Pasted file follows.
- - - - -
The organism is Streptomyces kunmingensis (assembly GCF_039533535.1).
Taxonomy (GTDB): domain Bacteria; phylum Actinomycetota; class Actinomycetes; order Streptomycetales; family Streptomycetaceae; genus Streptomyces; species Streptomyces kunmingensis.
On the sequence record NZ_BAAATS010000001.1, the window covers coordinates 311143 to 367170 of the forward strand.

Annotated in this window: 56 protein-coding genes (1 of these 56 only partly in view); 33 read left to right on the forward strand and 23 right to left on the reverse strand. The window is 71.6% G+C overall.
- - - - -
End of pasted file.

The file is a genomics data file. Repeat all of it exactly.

The organism is Streptomyces kunmingensis (assembly GCF_039533535.1).
Taxonomy (GTDB): domain Bacteria; phylum Actinomycetota; class Actinomycetes; order Streptomycetales; family Streptomycetaceae; genus Streptomyces; species Streptomyces kunmingensis.
On the sequence record NZ_BAAATS010000001.1, the window covers coordinates 311143 to 367170 of the forward strand.

Annotated in this window: 56 protein-coding genes (1 of these 56 only partly in view); 33 read left to right on the forward strand and 23 right to left on the reverse strand. The window is 71.6% G+C overall.